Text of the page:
I’m one of those people who wants to know everything. Not in a ‘I’m 21 and actually know all there is about life and you can’t tell me otherwise’ kind of way (trust me, 21 is long gone and I’ve learned that I know nothing about life), just in a ‘I don’t want to be ignorant so I’d better learn everything, absolutely everything’ kind of way. And I’ve been thinking over the past week and I realized that this is what I know about Scottish history:
- . . .
Yes, that is a blank list.
In general, any history I’ve learned, I’ve done on my own time. I took the mandatory Canadian History in the tenth grade and stopped there; the memorization of names and dates and places bored the heck out of me, not to mention no matter how much I tried or didn’t try, I seemed to get the same less-than-a-B, which was, in my house, equivalent to a fail. Also, my teacher was insane — the essay we had to write explaining why women were unfit for sports pretty much did it for me. That was related to Canadian History how?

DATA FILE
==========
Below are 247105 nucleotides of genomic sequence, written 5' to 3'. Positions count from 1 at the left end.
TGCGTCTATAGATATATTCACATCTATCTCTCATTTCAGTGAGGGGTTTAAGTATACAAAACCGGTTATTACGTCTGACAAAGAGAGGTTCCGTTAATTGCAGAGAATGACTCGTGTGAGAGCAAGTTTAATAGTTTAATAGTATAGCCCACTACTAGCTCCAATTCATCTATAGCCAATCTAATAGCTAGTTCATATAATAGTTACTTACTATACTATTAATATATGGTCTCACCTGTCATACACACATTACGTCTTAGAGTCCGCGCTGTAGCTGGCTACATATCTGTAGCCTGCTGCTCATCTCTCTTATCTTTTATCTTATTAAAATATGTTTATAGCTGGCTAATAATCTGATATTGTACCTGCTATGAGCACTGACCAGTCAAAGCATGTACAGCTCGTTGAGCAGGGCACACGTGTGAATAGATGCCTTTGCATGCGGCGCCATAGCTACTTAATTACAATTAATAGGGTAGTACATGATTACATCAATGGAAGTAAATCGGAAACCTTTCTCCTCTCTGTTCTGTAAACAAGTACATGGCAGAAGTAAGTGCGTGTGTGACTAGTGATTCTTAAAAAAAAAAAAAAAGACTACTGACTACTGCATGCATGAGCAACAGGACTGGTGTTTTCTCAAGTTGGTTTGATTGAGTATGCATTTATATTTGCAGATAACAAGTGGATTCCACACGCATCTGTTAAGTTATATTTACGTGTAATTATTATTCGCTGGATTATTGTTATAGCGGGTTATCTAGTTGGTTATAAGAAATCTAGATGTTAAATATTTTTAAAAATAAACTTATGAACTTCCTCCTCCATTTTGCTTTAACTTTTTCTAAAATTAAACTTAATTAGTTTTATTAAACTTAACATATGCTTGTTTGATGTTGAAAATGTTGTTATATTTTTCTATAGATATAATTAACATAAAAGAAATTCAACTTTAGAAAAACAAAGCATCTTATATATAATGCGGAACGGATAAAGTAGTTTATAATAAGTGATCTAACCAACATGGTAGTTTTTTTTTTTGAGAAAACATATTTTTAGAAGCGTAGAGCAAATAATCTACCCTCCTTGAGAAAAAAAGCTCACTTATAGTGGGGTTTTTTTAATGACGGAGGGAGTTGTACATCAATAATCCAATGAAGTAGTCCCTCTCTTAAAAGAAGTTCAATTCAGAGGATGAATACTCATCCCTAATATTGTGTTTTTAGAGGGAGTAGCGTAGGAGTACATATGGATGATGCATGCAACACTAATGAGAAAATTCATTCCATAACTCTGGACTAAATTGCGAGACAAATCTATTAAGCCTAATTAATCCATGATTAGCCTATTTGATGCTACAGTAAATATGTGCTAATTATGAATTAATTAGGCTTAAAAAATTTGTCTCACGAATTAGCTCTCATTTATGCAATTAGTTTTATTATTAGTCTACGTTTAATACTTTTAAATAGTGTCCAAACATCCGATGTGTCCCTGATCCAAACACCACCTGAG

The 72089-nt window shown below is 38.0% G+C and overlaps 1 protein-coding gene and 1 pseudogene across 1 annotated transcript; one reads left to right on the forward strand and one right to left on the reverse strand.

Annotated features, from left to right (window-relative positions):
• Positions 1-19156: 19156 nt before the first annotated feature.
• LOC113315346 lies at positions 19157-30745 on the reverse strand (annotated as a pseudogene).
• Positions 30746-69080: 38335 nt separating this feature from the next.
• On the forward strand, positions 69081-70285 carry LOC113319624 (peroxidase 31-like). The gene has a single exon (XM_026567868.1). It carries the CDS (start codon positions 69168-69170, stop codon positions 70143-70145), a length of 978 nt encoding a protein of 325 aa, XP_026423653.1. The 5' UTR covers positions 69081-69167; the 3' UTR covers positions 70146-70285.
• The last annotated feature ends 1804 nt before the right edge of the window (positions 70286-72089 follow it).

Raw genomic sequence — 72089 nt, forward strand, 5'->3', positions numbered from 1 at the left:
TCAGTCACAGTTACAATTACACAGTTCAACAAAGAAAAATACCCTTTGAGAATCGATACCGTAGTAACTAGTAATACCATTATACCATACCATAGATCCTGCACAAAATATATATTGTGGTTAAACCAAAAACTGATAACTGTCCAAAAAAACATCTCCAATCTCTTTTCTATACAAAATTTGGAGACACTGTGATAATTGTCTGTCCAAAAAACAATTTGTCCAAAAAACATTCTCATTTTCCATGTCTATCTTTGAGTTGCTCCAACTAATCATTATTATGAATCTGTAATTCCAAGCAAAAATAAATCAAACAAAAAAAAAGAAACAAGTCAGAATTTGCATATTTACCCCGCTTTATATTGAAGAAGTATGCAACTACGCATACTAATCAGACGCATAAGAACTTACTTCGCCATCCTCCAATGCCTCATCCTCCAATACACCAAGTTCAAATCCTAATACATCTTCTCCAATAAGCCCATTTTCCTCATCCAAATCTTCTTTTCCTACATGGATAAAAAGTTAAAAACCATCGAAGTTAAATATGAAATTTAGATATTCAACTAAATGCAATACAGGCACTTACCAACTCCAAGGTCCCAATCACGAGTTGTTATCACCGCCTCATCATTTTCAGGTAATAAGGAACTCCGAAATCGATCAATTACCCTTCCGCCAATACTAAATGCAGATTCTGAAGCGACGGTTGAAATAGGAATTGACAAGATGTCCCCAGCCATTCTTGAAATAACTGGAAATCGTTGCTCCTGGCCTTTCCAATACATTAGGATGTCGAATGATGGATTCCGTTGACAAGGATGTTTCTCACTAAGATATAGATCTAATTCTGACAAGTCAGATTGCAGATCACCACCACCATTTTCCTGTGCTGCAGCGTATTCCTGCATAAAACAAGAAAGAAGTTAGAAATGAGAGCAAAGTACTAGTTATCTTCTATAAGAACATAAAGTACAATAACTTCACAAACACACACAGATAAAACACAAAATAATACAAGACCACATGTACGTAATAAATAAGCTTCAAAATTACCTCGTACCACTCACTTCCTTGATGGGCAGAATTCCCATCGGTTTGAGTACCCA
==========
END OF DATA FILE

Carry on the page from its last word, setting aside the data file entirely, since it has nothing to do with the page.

When I got to university, I’d already decided that chemistry was the route I was to follow. It wasn’t until I changed to a joint major with English lit that I really noticed that there was a massive gap in my knowledge. I spent a fair bit of time after that switch
procrastinating researching the worlds of the authors I studied. However, a joint major at Trent let one get away with fewer required courses and I crammed those requirements into two and a half years (I call my fifth year a half year, as I was working full-time and only taking two courses). Hence, I only covered the bare bones of the English Lit canon. I’d love to go into more detail, but degree requirements from 10 years ago (!) are fuzzy in my mind and looking at Trent’s current requirements only show me that the programme has changed significantly. I started to make a list of things I learned as I raced through my degree, but it turns out to be a long one. In short though, I graduated with a decent understanding of fair amount of England’s history, but that’s it. England. There was a brief discussion of Cromwell and Ireland (very brief: Cromwell popped up in one lecture in my Metaphysical poetry course), and a couple of different courses touched on colonialism/post-colonialism as it related to England.